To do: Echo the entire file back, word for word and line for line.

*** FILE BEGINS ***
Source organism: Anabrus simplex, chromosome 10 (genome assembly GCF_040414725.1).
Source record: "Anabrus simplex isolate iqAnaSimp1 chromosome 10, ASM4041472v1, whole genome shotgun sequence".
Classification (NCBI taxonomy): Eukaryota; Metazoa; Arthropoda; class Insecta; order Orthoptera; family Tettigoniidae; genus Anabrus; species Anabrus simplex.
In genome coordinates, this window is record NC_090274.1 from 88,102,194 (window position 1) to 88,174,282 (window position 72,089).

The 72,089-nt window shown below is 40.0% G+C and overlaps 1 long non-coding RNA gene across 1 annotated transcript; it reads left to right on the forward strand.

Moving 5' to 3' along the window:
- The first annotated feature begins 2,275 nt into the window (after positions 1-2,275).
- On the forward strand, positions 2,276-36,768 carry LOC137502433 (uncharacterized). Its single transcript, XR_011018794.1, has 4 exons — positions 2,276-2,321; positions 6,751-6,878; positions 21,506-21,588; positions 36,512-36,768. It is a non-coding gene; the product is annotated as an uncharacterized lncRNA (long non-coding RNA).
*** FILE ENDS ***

Source organism: Anabrus simplex, chromosome 10 (genome assembly GCF_040414725.1).
Source record: "Anabrus simplex isolate iqAnaSimp1 chromosome 10, ASM4041472v1, whole genome shotgun sequence".
Classification (NCBI taxonomy): Eukaryota; Metazoa; Arthropoda; class Insecta; order Orthoptera; family Tettigoniidae; genus Anabrus; species Anabrus simplex.
In genome coordinates, this window is record NC_090274.1 from 88,102,194 (window position 1) to 88,174,282 (window position 72,089).

The 72,089-nt window shown below is 40.0% G+C and overlaps 1 long non-coding RNA gene across 1 annotated transcript; it reads left to right on the forward strand.

Moving 5' to 3' along the window:
- The first annotated feature begins 2,275 nt into the window (after positions 1-2,275).
- On the forward strand, positions 2,276-36,768 carry LOC137502433 (uncharacterized). Its single transcript, XR_011018794.1, has 4 exons — positions 2,276-2,321; positions 6,751-6,878; positions 21,506-21,588; positions 36,512-36,768. It is a non-coding gene; the product is annotated as an uncharacterized lncRNA (long non-coding RNA).